Again anecdotally, in every day life it also seems to be that there is tendency to react strongly to stressful events, but there is no sustained stress response. Relapses produce symptoms that can't be explained by a stress response alone.

    In my case catecholamines in urine, in particular norepinephrine, were very low. I believe this contradicts Wyller's theory. Side note: does anyone know what very low norepinephrine in urine actually means?

    I think the body might be doing this on purpose to get us to avoid the stressors that can trigger relapses.
     
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  12. Snow Leopard

    Snow Leopard Hibernating

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    This may seem strange, but on a psychological level, many patients (non severe) actually have lower day to day stresses compared to someone working full time and this may explain the subtle shifts you have observed.
     
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  13. A.B.

    A.B. Senior Member

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    Or maybe it's really this simple. My life is very boring and uneventful for the most part.
     
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  14. biophile

    biophile Places I'd rather be.

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    There's plenty of room on the BPS Titanic for those who refuse to see the icebergs. There's no convincing safety data for severely affected patients, and the safety is disputable even for the moderately affected. There's also evidence from trials that CBT does not increase activity levels, so the idea that patients can safely increase activity levels is unsupported by evidence.
     
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  15. Gijs

    Gijs Senior Member

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    I believe that many patients have a wrong idea about stress. Wyller thinks psychological factors maintains a chronic stress response. This idea is outdated and objectively wrong. Nevertheless, in ME there is a sustained abnormal sympathetic activity, especially after physical and mental exertion This is a very important objective and measurable phenomenon with huge consequences. PEM is the distinguishing symptom of ME.
     
  16. Valentijn

    Valentijn WE ARE KINA

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    I tested low for norepinephrine in urine as well, and later tests in blood were even lower. And NRI (Strattera) and then Yohimbe have both helped with my OI problems, probably by boosting norepinephrine levels and/or making existing amounts more effective.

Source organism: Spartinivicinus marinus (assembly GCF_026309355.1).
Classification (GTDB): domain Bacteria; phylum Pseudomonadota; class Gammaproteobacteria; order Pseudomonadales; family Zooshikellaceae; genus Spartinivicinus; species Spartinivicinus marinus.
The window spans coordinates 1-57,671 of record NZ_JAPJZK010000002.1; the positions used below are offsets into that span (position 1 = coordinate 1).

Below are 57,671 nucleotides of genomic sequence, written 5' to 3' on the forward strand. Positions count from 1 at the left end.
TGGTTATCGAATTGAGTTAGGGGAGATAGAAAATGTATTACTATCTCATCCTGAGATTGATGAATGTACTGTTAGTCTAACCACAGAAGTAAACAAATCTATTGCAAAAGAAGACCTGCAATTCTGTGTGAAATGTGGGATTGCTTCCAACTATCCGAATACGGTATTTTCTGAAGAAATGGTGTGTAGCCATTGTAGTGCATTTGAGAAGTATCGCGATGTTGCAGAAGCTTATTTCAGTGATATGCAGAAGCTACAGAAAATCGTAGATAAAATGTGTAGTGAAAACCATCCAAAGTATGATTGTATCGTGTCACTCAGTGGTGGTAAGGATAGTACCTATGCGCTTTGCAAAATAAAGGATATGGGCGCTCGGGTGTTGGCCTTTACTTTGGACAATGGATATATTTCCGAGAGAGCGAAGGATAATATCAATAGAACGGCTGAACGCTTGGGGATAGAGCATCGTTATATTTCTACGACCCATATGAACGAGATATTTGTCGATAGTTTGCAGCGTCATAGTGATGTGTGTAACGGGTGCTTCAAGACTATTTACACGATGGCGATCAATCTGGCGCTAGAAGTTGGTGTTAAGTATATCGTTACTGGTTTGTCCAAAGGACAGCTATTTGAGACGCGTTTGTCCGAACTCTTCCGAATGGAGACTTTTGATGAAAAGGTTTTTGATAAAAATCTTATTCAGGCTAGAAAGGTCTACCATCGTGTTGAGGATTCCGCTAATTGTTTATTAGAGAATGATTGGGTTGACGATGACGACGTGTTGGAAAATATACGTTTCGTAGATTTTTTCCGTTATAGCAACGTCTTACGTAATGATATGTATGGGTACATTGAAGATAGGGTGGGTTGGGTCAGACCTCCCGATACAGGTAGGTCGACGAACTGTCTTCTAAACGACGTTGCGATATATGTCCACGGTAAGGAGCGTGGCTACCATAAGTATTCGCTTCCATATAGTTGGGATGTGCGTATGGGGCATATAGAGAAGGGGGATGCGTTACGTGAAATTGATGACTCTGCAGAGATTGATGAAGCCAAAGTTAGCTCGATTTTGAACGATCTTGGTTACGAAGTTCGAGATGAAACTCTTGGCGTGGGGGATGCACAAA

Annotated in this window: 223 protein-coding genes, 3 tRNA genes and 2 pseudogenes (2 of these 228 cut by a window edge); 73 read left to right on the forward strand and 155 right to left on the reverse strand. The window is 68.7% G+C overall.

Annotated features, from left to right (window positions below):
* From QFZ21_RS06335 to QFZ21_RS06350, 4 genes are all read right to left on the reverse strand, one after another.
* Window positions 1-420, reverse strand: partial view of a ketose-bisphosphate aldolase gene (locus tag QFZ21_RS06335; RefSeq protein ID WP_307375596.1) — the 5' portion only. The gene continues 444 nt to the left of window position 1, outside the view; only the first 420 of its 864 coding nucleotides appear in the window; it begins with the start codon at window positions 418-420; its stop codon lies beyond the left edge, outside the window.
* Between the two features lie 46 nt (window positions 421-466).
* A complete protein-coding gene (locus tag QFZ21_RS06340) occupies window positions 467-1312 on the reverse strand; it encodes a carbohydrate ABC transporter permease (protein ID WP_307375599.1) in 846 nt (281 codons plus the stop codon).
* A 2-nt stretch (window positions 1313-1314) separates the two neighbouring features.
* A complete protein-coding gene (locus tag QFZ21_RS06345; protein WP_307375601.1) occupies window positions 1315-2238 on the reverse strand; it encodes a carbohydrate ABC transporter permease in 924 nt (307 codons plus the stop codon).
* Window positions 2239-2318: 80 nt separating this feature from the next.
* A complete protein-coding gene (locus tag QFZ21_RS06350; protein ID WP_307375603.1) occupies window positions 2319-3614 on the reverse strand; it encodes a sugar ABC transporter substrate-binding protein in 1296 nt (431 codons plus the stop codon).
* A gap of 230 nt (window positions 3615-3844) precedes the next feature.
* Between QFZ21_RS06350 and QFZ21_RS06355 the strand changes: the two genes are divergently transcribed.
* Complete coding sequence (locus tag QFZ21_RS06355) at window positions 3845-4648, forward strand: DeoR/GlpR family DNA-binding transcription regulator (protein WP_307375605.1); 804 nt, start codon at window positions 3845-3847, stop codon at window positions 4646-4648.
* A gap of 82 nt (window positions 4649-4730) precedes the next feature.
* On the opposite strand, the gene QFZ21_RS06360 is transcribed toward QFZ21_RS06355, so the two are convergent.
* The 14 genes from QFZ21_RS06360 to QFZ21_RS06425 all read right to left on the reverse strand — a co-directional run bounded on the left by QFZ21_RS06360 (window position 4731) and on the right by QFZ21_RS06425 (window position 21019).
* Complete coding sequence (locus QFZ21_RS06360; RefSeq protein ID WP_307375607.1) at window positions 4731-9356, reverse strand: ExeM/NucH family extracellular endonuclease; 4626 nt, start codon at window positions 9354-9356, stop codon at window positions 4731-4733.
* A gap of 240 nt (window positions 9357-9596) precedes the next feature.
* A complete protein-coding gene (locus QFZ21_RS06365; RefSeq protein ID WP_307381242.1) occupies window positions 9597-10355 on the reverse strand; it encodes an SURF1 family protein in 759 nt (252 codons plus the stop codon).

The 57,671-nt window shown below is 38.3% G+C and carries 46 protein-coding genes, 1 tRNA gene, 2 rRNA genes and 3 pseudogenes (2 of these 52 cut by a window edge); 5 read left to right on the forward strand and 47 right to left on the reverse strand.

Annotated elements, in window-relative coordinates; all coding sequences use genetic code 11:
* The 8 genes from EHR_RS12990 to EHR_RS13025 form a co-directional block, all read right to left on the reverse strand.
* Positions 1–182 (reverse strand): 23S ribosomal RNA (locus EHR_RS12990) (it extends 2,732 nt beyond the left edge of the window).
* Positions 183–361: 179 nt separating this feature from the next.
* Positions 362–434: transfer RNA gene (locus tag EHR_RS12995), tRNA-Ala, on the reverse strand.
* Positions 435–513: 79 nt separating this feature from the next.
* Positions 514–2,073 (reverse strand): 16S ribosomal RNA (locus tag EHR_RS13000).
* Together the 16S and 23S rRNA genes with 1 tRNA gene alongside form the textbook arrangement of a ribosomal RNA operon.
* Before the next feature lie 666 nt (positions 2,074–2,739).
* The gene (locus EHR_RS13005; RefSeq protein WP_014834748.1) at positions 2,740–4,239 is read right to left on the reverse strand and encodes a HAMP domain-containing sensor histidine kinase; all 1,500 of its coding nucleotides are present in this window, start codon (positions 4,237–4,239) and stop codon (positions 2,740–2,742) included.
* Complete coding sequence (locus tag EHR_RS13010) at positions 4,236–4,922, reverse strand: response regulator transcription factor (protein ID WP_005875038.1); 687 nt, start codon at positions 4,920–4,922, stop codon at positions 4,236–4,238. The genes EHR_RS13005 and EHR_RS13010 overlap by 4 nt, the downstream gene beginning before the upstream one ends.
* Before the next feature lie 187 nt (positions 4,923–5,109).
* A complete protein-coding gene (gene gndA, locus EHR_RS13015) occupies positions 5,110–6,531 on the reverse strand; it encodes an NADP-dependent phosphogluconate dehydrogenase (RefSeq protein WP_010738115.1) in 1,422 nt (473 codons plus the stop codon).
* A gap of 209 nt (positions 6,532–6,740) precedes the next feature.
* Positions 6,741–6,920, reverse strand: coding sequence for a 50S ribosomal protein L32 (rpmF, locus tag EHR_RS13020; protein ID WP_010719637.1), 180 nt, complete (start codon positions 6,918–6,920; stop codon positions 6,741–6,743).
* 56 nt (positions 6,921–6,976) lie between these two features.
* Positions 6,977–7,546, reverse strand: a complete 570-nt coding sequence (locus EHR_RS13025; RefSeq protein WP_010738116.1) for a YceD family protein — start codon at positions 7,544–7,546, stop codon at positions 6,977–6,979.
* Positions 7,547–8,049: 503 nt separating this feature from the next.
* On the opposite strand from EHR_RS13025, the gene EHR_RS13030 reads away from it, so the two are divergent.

17. mango

    mango Senior Member

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    i was just reading through some comments in the facebook group "Norges ME-forening - voksne" and it seems ME-foreningen (the norwegian ME association) and possibly their scientific council are on the case. i guess we'll just have to wait and see...
     
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  18. alex3619

    alex3619 Senior Member

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    The finding by Bansal is in fact an increase of a glucocorticoid receptor, if I recall correctly the beta receptor. This receptor inhibits the glucocorticoid response because it is an inactive receptor, presumably evolved as a control mechanism to prevent excessive glucocorticoid responses. However this research needs much more work and a decent article published. Until that happens we cannot be sure of its importance, or indeed if it can be replicated.
     
  19. Snow Leopard

    Snow Leopard Hibernating

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    That still contradicts some of the current evidence, which suggested either normal or slightly increased (not decreased) GR response to agonists.
     
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  20. mango

    mango Senior Member

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    I'm cross posting this here and in the thread for the English version of the same article.

    A comment by Saugstad has been published now :thumbsup:

    (See below for the Google translated version)

    Here's the Google Translate version:
    http://tidsskriftet.no/article/3431709#comments
     
    Last edited: Dec 22, 2015